July 8, 2009 – Bioheart Inc. said this week a panel discussion on myoblast (muscle stem cell) therapy between distinguished physicians gave the technology a big endorsement.
After reviewing supporting preclinical data dating back to 1988 and from controlled studies that began in early 2000, a panel of experts strongly endorsed moving forward to complete the final phase of clinical trials (MARVEL) to advance muscle stem cell (myoblast) therapy for treating heart failure to mainstream use with FDA approval and CMS reimbursement. The MARVEL II program aims to streamline both screening and follow-up to facilitate enrollment and to enhance safety monitoring.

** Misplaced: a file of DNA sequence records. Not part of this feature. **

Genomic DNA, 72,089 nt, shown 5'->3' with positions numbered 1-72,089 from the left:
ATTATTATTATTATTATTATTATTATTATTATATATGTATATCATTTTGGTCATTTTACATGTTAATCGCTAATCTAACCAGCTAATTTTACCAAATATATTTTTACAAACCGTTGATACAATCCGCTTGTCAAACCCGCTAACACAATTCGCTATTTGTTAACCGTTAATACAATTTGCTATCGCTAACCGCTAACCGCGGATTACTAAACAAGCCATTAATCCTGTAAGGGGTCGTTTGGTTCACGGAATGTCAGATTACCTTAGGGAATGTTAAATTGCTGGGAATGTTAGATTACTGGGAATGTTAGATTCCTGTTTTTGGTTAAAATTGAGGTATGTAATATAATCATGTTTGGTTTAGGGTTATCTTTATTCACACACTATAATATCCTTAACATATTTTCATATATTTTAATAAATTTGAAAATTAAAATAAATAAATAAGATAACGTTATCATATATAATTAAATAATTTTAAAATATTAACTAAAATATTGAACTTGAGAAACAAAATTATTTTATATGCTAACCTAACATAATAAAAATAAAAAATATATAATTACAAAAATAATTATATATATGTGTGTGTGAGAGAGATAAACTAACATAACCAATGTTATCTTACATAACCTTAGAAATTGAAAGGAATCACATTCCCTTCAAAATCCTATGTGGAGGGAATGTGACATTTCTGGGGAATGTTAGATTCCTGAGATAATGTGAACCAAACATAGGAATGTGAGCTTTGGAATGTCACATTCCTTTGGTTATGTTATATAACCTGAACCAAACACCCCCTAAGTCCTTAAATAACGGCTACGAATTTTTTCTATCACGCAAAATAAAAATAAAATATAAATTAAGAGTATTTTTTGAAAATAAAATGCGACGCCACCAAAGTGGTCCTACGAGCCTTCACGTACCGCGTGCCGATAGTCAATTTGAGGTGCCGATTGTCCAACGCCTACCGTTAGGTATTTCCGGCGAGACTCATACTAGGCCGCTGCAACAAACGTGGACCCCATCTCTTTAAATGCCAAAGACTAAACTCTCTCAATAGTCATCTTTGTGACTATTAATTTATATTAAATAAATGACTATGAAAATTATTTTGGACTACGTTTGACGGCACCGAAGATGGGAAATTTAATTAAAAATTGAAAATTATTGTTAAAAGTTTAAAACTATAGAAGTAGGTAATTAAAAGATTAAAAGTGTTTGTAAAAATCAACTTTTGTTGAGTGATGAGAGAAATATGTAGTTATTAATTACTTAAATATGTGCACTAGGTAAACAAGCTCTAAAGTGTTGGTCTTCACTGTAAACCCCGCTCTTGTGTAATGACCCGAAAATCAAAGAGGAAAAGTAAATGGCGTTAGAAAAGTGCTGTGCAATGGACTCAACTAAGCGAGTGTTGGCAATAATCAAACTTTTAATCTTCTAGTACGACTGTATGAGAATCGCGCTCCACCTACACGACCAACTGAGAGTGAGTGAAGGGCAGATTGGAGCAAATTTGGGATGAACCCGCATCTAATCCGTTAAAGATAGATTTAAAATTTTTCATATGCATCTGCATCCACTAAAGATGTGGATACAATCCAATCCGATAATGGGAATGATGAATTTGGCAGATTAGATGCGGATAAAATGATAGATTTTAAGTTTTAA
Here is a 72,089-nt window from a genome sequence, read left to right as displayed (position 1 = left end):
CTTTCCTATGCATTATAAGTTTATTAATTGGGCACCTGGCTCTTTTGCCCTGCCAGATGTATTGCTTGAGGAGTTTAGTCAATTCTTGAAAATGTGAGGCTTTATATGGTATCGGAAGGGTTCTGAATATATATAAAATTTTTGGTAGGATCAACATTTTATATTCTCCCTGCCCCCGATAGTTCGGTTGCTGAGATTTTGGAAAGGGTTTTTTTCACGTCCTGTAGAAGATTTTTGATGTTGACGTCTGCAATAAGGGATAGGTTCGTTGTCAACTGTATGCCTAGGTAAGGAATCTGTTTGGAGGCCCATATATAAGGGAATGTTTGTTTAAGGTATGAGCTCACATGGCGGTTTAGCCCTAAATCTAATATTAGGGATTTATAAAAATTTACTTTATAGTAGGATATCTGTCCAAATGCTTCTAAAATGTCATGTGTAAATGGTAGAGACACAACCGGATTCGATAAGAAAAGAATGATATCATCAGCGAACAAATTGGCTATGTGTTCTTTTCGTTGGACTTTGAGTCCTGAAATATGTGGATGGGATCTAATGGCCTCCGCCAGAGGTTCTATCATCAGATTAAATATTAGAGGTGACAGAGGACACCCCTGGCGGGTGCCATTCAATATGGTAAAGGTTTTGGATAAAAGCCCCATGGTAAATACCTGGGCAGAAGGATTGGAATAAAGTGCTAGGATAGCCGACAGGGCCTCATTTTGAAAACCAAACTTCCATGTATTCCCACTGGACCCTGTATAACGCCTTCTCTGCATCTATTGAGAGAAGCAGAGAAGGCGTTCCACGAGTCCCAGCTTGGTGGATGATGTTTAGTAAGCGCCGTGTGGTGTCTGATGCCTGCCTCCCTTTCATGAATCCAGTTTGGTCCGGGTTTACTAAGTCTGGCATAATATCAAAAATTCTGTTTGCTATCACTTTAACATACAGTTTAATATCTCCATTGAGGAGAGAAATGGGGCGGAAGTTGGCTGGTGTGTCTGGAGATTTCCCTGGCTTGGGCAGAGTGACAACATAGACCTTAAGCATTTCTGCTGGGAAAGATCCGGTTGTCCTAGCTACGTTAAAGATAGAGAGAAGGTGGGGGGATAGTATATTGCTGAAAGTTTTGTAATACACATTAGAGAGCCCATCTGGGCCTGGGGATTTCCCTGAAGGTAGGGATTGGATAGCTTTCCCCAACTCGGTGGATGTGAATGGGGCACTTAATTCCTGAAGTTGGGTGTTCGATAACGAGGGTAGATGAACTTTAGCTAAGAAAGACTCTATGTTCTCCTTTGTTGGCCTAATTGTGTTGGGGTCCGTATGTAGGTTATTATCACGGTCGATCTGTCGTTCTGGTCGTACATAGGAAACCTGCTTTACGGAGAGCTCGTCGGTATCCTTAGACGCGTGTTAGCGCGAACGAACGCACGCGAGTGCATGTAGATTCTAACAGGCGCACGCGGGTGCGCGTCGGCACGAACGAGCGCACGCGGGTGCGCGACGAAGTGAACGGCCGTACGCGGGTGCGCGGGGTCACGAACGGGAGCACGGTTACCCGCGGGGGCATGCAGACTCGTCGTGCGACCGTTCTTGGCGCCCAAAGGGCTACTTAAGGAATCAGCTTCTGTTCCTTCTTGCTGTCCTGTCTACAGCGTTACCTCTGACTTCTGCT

Dr. Carl Pepine, M.D., professor of medicine, University of Florida College of Medicine, discussed the difficulties of stem cell therapy in scar tissue. "Cells of the myoblast variety seem to be able to overcome this barrier... and this is what's so exciting about the myoblast trials that Bioheart has proposed,” he said. “We are very encouraged and would like very much to continue these trials."
Research by these experts and others has shown myoblasts may have an advantage over other cell types in treating heart failure. Myoblasts can survive in low oxygen environments and are committed to becoming muscle. They are also the only progenitor cells in the human body that can normally develop the ability to contract. This makes them more likely to restore contractile function of the damaged heart, the company said.
For more information: www.bioheartinc.com